Beginning in the early 1800s the United States began a mission of westward expansion.The concept of Manifest Destiny encouraged Americans to spread their civilization all the way to the Pacific Ocean, and even down into Mexico and Central America.However, with a rapidly developing economy, the United States began looking to foreign countries for new markets and materials.With the strengthening of the U.S.
navy and nationalism, the United States began to participate in a race for foreign markets.After the Spanish-American War, U.S.
citizens were even more zealous in the idea of imperialism.Although pressured with questions of the constitutional rights of new peoples, the United States was able to open new trading markets with valuable sources, such as the Chinese.Expansionism from the nineteenth and early twentieth century was, in fact, a continuation of past United States expansionism, and yet also a departure. Beginning in the 1830s and continuing to the 1860s, the United States adopted the popular belief of Manifest Destiny.
They believed they had a divine mission from God to extend their power and civilization across North America.The U.S. continually expanded westward, trying its best to protect themselves from foreign influence, meanwhile gaining such territories as Oregon, California, and New Mexico.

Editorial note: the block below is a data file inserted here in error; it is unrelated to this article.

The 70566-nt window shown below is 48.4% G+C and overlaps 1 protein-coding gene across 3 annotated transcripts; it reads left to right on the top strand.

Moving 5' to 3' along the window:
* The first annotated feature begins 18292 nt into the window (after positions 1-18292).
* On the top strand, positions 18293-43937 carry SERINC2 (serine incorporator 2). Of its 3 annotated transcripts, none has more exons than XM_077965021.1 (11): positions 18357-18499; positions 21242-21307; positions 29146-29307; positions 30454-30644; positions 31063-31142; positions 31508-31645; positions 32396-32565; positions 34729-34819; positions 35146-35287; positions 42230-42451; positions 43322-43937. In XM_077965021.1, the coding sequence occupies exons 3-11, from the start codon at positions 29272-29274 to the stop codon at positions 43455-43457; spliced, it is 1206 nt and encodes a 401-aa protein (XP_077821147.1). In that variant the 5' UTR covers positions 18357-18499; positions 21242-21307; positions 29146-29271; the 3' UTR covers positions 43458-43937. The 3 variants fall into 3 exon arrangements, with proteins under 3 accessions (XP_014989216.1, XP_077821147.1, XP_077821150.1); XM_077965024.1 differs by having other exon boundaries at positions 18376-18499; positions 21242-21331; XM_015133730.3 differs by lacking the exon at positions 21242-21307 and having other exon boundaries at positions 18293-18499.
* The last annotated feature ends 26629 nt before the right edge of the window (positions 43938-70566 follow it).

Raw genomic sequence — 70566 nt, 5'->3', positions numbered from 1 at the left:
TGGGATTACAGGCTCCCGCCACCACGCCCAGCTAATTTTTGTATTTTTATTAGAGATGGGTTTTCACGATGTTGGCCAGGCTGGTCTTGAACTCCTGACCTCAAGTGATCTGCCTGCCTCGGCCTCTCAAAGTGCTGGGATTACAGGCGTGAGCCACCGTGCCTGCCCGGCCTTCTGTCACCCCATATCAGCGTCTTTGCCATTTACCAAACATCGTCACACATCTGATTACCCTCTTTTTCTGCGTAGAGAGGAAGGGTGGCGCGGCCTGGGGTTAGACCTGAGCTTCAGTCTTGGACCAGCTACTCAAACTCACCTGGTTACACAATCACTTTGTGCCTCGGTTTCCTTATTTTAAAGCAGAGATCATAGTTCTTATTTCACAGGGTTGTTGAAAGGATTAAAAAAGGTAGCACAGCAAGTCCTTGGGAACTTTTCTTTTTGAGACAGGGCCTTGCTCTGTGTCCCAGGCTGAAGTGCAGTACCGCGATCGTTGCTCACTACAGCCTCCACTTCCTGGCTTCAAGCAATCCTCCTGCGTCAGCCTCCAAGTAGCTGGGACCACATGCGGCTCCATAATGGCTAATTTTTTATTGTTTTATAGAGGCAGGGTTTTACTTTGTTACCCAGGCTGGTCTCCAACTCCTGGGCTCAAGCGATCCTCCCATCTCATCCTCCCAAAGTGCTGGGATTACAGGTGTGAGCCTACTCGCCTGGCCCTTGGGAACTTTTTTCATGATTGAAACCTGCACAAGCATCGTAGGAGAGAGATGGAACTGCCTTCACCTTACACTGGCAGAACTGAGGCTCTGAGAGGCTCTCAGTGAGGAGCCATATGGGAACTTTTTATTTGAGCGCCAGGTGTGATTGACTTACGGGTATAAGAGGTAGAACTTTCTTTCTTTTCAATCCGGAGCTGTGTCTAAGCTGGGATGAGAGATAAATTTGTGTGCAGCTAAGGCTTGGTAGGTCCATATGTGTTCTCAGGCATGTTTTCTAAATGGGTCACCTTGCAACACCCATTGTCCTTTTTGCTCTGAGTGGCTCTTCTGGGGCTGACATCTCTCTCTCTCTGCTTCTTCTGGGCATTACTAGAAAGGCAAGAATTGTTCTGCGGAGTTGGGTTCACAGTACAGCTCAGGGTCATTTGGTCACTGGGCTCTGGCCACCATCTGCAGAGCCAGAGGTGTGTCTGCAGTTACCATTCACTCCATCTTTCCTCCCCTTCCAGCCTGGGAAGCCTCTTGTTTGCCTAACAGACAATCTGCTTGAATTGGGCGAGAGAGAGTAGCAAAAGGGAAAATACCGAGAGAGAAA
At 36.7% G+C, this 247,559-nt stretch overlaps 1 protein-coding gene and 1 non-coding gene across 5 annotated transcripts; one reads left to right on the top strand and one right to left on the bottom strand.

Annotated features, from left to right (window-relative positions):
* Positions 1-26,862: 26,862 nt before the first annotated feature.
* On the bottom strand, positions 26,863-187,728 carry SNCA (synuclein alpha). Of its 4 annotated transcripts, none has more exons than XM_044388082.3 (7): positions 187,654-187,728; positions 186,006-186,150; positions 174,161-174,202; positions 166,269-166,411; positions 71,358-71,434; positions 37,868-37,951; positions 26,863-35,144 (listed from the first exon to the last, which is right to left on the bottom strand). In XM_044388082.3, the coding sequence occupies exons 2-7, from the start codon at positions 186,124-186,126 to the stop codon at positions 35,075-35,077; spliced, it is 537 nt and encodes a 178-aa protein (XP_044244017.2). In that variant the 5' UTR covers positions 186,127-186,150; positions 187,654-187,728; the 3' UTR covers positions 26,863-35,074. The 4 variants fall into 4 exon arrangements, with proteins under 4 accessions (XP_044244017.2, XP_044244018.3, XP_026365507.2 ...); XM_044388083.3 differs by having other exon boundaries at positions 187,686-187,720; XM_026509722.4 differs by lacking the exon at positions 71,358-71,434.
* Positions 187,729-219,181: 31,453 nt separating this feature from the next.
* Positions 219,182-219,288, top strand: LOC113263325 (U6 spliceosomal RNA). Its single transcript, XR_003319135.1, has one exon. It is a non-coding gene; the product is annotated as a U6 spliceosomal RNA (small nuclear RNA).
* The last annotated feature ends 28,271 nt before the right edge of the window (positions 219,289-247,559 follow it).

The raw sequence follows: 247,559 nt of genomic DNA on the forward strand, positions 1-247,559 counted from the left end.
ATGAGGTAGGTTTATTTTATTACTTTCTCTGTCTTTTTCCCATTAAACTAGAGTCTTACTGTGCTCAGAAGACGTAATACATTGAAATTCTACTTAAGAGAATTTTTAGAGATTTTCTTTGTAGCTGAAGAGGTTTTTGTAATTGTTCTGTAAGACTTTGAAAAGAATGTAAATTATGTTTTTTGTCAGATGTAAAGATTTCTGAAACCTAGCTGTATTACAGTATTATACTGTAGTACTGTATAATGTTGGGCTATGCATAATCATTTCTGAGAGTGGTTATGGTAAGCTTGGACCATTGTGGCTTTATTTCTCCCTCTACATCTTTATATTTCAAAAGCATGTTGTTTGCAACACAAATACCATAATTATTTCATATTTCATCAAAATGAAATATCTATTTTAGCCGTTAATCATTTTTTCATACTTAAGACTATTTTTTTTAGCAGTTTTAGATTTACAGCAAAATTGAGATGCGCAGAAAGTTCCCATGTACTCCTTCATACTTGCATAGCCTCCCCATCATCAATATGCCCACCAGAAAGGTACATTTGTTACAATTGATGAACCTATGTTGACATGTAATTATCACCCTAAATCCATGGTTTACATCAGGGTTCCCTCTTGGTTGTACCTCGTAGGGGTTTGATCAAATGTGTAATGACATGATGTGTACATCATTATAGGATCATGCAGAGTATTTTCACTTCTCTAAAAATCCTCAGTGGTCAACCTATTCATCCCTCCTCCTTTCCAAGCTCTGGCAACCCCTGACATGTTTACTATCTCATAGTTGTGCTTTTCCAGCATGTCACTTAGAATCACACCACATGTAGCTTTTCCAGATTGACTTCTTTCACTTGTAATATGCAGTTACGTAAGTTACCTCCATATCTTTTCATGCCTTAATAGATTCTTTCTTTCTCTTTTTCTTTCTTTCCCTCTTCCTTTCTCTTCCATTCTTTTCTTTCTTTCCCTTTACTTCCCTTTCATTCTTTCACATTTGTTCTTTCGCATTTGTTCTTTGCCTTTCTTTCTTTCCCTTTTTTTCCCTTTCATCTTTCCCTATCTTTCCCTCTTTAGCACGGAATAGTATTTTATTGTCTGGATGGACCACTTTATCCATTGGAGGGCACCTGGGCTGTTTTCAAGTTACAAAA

However, after their economies began to flourish, the U.S. began to look toward foreign continents to fulfill their needs of worldwide markets and raw materials.Many American conservatives also believed that overseas territories could offer a safety valve for unhappiness at home.
Expansionists looked to achieve their gains by economic and diplomatic means, instead of military action, as they did in the past.One concept that was applied to the competition among nations for new land was "Darwinism."This theory stated that only the strongest nations survived (Doc. B.)This meant that the United States h..